Of course, complexities inevitably arise. Follow these tips to avoid adding further miscommunication to the situation.

Pedestrians always have the right of way. Please do not run anyone over simply because you think it’s your turn to go; it may very well be your turn to go, but if a pedestrian is in a crosswalk that interferes with your desired path, do not go.

You must always stop at a four-way stop, whether you’re in downtown Chicago with lines of cars at the intersection or in rural Bismarck with not a car in the foreseeable horizon. Of course, I’m perfectly fine with the rolling stop in such instances, but don’t assume that just because you don’t immediately see someone you shouldn’t at least slow down to a few miles per hour at the intersection.

If you’re desired path does not interfere with any of the other drivers–for instance, if you are turning and none of the other drivers at the four-way stop need to use the road you’ll be turning right onto–you may turn right while another car is going straight or turning onto a different road.

Some drivers will ignore all the rules of the four-way stop and ignorantly assume that they have the right of way, since they are clearly the center of everyone’s universe. Even if it is your legal turn to proceed forward, always do so with caution, being wary of idiot drivers who may be too hasty to wait another ten seconds for you to clear the intersection. Some drivers will not use their turn signal when approaching a four-way stop. This may cause you to suspect, for instance, that it is safe to proceed straight because the car opposite you seems to be going straight. However, the oblivious person driving towards you actually plans on turning left, thus crossing your path when you attempt to drive straight. Be wary of such stupid drivers, as they can occasionally look like actual people. Disgustingly polite drivers mean death to a four-way Stop. If you encounter one such annoying person who incessantly waves you on, just go or you will simply add to the problem. Honking and waving your arms in the air in disgust is an appropriate reaction to ensure that he knows you’re not impressed with his or her attempted “chivalry.” If his or her apparent significant other is in the car, this is most likely the reasoning for this, so be sure to shake your head, furrow your eyebrows, and mouth, “Oh, really?” Similarly, there are the completely oblivious drivers. They make their complete stop and completely forget the order of all things around them. Though it is rightfully their turn, they stare blankly at you or refuse to make eye contact with anyone at the intersection, knowing very well they’re an idiot. Attempt to wave them on with a kind gesture, politely showing them that it is their turn, but if they refuse to go, the person directly to their left should proceed instead, continuing the clockwise circle.

Cell phones. In recent years, they may be one of the biggest complications to a four-way stop. If you are approaching a four-way stop and feel you may not be able to perform at your peak while continuing the conversation with whoever could be so important, please, put it down. I don’t even care if you hang up, but take it away from your ear. This accomplishes more than you would think. First of all, it allows your focus to be on you’re driving, as it already should have been. Second, it allows you to not focus on the person on the other end of space, but to focus on the drivers who are actually present at the intersection with you. Thirdly, it gives the other drivers a sense of security; a feeling that maybe you do actually know what you’re doing, or at least that you’re trying and paying. If they see a cell phone, you’re just going to anger them, potentially causing road rage, a real condition which thousands of Americans suffer from on a daily basis.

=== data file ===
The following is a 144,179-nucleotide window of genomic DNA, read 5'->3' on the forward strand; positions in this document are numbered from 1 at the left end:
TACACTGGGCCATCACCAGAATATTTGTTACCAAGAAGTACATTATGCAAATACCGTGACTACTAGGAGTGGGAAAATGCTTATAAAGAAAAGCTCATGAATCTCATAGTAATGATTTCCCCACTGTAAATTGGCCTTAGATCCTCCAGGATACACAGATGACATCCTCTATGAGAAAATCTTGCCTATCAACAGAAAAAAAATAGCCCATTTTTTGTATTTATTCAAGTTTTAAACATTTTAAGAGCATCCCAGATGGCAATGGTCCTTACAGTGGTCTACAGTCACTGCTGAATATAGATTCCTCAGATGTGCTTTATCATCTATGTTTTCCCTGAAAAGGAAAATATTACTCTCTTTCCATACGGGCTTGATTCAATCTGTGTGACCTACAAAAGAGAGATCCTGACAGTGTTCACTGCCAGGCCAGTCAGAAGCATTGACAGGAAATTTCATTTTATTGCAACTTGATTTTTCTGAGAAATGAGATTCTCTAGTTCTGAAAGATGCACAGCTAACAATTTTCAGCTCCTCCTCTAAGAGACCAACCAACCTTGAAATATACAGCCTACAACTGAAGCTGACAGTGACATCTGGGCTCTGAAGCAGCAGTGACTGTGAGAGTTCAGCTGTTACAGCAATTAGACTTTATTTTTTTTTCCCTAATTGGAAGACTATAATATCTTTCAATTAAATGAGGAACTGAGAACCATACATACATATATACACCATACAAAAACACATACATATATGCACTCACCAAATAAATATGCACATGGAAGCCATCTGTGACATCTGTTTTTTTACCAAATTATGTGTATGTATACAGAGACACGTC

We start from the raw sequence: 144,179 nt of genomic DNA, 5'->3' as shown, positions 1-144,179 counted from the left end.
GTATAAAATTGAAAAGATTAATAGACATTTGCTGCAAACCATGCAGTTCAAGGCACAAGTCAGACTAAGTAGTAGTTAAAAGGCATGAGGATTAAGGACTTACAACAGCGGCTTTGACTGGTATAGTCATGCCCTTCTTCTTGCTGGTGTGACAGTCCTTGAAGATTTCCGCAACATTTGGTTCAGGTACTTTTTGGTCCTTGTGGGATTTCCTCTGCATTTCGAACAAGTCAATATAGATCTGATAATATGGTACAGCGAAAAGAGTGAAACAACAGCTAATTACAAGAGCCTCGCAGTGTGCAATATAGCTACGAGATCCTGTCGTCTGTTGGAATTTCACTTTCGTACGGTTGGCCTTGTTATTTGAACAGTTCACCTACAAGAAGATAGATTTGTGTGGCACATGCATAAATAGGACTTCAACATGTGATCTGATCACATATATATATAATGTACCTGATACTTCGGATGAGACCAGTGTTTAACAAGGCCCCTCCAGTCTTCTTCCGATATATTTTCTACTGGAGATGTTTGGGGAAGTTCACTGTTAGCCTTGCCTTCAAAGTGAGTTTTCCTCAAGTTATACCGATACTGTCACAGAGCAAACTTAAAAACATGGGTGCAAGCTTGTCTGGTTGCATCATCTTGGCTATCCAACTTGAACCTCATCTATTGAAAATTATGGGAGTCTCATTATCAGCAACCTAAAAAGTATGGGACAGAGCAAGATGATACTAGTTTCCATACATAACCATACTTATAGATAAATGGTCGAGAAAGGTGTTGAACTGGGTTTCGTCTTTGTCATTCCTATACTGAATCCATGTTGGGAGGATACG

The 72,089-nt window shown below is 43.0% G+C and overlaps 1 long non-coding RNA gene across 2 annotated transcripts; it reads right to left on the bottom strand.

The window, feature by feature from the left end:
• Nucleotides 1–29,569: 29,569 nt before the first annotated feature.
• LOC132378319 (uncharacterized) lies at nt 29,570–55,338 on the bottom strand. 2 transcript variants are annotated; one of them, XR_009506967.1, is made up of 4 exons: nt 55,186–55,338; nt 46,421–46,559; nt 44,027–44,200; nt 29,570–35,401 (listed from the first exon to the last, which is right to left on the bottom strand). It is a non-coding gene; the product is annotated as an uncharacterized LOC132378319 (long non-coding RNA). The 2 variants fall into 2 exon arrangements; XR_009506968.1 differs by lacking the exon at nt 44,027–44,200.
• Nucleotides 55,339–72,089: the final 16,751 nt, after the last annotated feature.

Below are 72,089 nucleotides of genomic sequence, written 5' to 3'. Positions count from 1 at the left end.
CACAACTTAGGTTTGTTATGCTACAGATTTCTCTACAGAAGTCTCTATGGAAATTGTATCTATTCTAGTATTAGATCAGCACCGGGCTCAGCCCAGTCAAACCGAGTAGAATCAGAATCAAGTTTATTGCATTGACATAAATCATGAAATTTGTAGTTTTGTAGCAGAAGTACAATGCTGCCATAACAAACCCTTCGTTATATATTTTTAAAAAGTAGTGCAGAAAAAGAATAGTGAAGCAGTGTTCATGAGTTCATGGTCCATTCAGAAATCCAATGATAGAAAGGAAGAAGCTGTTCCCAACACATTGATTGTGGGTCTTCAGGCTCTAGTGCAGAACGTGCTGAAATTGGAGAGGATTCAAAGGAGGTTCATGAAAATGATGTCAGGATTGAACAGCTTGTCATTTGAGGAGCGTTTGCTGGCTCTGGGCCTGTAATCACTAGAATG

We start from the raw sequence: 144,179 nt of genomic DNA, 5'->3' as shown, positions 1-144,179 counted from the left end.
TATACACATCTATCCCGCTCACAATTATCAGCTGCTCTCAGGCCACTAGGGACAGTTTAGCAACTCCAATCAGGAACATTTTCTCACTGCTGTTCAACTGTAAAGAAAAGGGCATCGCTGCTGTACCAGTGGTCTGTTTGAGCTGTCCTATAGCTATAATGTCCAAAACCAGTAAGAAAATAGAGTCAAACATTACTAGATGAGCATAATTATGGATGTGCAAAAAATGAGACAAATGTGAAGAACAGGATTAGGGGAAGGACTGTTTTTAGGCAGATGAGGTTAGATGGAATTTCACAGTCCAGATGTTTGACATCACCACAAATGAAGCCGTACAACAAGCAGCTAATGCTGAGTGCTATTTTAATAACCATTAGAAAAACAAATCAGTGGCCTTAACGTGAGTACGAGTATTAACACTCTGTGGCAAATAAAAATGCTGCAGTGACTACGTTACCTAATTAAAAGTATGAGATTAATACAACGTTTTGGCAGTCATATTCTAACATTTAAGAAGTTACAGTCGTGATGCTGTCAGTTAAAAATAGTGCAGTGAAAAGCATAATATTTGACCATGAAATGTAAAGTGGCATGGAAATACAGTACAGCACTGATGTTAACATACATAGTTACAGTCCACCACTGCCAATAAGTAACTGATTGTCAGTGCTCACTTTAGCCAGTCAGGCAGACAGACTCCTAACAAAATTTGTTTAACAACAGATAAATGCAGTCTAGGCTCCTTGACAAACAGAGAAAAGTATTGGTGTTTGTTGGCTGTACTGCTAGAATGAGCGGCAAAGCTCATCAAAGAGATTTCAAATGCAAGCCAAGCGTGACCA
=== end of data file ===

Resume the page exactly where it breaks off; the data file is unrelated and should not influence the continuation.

If any emergency vehicle is approaching from any direction, pull over; they get the right of way everywhere, including a four-way stop. Duh.

THIS ISN’T A FOUR-WAY STOP. Frequently, people will observe cross lanes of traffic instead of following the road they’re on. This leads to people approaching a two-way stop, assuming it’s a four-way stop, and stopping when their have no stop sign an, in fact, have the right of way. This causes much confusion and potentially chaos as the drivers of the cross street can’t figure out what to do until the genius who actually has the right of way goes, usually after realizing he was never supposed to stop in the first place.

Keep in mind that these aren't my words!

  • P.S. If anyone can make that bit of text that I copied off the website shorter please do! – user8949 Jul 11 '14 at 8:30

Some additional complications.

Here, it's quite common for there to be interplay between pedestrians and 4-way stops. Drivers who have right-of-way under the 4-way stop rules can not cross because of pedestrians. In consequence, the cars traveling perpendicular get to go first, sometimes several.

Also worth noting: N clearly arrives first, followed by W and, last, S. S is likely to go when N does, even though it isn't his turn, since W has to yield to N.


I love the last line of the response from Kate Gregory: "Intersections that routinely have 3 or 4 cars lined up in several directions should be converted from all-way stops to something else. Generally, politeness and patience will serve you better than memorizing the rules of the road." - nice thought, but getting a muni to do that is hard. I have seen many 4 ways that often have line ups on all for stops at certain points during the day.

The response from the Dummies' Guide is quite helpful, but note "Four-way stops always operate in a clockwise direction." is dangerously simplistic. That is how I learned it. But I have recently moved to Portland, Oregon. After many frustrating stops at a certain intersection on my daily commute that is ALWAYS lined up (Sorry Katie), i asked my in-laws and checked ODOT rules. In this idiotic state, if there is a line up, each line goes in the order that the original 4 cars went, and the original 4 cars go in the order they arrived. So, instead of going clockwise from N, E, S, W, you could have N, S, W, E.

They ONLY apply the "yield to the right" rule that would result in clockwise alternation if the cars arrive SIMULTANEOUSLY. Since rarely does that happen in real life, you have to sit in line and pay attention to what is going on ahead of you.

Short answer is that the Dummies guide is mostly right, but every state can be different so pay attention. And don't come to Oregon if you like things done logically because you will want to kill yourself.

  • Can you please edit 60% of the text out (especially your complaints) and stick to the facts (preferably quoting the ODOT rules). It is very hard to understand now and is attracting close votes. – user40521 Sep 21 '17 at 7:18